Distributionally Robust Facility Location with Bimodal Random Demand

In this paper, we consider a decision-maker who wants to determine a subset of locations from a given set of candidate sites to open facilities and accordingly assign customer demand to these open facilities. Unlike classical facility location settings, we focus on a new setting where customer demand is bimodal, i.e., display, or belong to, two spatially distinct probability distributions. We assume that these two distributions are ambiguous, and only their mean values and ranges are known. Therefore, we construct a scenario-wise ambiguity set with two scenarios corresponding to the demand’s two distinct distributions. Then, we formulate a distributionally robust facility location (DRFL) model that seeks to find the number and locations of facilities to open that minimize the fixed cost of opening facilities and the worst-case (maximum) expectation of transportation and unmet demand costs. We take the worst-case expectations over all possible demand distributions residing in the scenario-wise ambiguity set. We propose a decomposition-based algorithm to solve our min-max DRFL model and derive lower bound inequalities that accelerate the algorithm’s convergence. In a series of numerical experiments, we demonstrate our approach’s superior computational and operational performance compared with the stochastic programming approach and a DR approach that does not consider the demand’s bimodality. Our results draw attention to the need to consider the multi-modality and ambiguity of the demand distribution in many strategic real-world problems.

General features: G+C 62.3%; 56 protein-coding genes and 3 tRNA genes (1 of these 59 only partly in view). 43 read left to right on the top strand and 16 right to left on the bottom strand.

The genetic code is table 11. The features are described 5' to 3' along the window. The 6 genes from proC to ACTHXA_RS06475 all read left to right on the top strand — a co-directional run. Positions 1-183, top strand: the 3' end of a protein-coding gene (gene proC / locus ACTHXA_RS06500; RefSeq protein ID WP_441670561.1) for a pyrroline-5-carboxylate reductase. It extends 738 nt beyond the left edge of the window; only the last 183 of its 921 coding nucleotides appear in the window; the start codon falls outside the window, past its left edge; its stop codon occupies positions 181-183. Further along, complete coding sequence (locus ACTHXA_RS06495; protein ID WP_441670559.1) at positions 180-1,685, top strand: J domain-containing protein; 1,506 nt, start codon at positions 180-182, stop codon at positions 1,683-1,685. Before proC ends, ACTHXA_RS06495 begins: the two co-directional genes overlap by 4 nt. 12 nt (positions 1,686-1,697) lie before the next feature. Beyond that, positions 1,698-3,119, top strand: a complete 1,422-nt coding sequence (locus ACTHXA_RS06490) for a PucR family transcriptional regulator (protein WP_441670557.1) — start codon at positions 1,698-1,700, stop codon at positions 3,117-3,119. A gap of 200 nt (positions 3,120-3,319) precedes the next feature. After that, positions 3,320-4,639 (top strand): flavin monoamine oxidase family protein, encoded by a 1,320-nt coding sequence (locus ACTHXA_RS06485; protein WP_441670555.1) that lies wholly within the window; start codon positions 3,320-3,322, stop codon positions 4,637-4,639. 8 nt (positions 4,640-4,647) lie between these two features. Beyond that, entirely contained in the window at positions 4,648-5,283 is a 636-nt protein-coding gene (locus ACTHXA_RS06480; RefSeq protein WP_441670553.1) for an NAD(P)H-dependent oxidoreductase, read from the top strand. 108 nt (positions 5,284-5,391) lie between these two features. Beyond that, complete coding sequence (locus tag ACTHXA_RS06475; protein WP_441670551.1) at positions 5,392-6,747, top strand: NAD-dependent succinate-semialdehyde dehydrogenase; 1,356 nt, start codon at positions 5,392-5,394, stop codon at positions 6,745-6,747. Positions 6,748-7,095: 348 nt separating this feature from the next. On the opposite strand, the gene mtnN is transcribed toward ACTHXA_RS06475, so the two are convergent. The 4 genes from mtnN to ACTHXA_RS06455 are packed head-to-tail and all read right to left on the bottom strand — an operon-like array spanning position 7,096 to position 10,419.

Shehadeh, K.S., & Sanci, E. (2021). Distributionally Robust Facility Location with Bimodal Random Demand. Computers and Operations ResearchComputers & Operations Research, 134, 105257.



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